Small business owners polled for a new survey have admitted they are still “clueless” about GDPR – leaving the personal data of millions of employees and customers at risk.
Half of the 1,000 questioned were confused by the rules when it came to data protection and privacy regulations.
As a result, owners and employees alike have made mistakes or have procedures in place which could have resulted in a multi-million pound fine for the business.
More than a quarter of those polled allowed staff to use their own computers, tablets and phones for work purposes which contravene rules as personal data could be stored unencrypted at home.
And one in 10 revealed they have visitor books in their HQ – where visitors can freely see details of others who have been there previously.
Paper diaries were used by 26 per cent of the businesses polled – which could contain private information or customer details and be easily misplaced, while 10 per cent said the circulation of printed out sponsorship forms – which often contain names and addresses – was common at their place of work, which is another contravention of GDPR rules.
“As the results show, many businesses could be in breach of GDPR – most likely without even realising it,” said Chris Mallett, a cybersecurity specialist at Aon which commissioned the research. “Visitors books, allowing staff to use their own mobiles for work purposes and even seemingly minor things like distributing sponsorship forms around the office carry risk.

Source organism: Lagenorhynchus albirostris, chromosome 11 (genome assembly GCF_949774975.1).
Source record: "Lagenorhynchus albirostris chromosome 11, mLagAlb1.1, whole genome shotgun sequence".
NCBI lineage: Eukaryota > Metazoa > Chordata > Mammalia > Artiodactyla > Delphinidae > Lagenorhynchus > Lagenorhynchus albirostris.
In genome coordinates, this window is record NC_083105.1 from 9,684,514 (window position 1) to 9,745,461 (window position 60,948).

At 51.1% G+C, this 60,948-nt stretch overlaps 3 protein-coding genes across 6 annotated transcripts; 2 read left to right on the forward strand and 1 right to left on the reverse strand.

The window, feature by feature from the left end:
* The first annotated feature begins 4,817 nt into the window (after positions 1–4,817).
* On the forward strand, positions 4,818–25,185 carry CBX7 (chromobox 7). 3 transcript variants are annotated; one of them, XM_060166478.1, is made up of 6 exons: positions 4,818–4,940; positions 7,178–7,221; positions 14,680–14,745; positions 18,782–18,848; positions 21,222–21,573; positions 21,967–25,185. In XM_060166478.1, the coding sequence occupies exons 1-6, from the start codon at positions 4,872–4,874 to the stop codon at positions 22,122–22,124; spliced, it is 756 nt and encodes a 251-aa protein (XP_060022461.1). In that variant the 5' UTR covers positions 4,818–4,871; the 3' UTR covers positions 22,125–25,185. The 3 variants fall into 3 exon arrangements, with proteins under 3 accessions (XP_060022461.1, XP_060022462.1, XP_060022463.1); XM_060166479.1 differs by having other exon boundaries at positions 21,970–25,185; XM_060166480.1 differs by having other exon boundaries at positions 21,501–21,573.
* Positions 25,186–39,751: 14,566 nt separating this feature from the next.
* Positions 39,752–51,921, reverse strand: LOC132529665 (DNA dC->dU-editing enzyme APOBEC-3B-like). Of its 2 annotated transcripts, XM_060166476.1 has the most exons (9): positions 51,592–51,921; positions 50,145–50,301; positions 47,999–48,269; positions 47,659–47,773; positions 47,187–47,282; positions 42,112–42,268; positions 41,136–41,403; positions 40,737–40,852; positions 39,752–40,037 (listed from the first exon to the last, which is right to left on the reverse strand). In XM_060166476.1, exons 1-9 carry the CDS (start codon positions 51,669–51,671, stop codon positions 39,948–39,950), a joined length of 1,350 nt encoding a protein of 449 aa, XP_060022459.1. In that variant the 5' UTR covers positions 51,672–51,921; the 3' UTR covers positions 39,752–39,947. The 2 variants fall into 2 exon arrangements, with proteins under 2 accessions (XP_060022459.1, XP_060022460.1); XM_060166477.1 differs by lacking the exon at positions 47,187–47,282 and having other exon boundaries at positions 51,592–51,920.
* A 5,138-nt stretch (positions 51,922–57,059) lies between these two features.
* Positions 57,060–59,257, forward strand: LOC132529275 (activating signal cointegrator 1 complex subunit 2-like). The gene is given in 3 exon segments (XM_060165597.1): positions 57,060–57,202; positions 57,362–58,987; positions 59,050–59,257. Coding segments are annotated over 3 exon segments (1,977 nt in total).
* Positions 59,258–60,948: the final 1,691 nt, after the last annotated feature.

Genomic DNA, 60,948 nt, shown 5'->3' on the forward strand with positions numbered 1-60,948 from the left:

“Yet these sorts of things are commonplace among businesses big and small across the UK.”
The research also found a quarter had used training materials which featured the full details of real-life case studies. Sixteen per cent had used promotional images which included members of staff wearing their nametags – making them publicly identifiable.
More than half also revealed they did not dispose of paper customer records securely and confidentially and it was a similar story for staff records (71 per cent), visitor books (86 per cent) and minutes from meetings (78 per cent).
Four in 10 did not know the loss of paperwork could be a data breach, while 36 per cent were not aware personal data posted, emailed or faxed to the wrong person could be a breach too.
Six in 10 had no idea the Information Commissioner’s Office (ICO) have to be notified of data breaches where individuals’ rights are affected and around half did not know all those affected must be told as well.
Currently, almost 45 per cent of businesses have no insurance whatsoever in place to protect them against cyber or data risks.
Mr Mallett added: “Such a significant proportion of businesses not having cyber insurance is a major worry. From talking to our customers we know that many simply can’t guarantee they’re able to successfully defend against a cyberattack and that’s not necessarily their fault – even major corporations are vulnerable.
“How a breach is dealt with by a business is vital, though, and if it’s not done in accordance with GDPR that business could receive a significant fine as well as damaging relationships with customers and losing out on revenue.”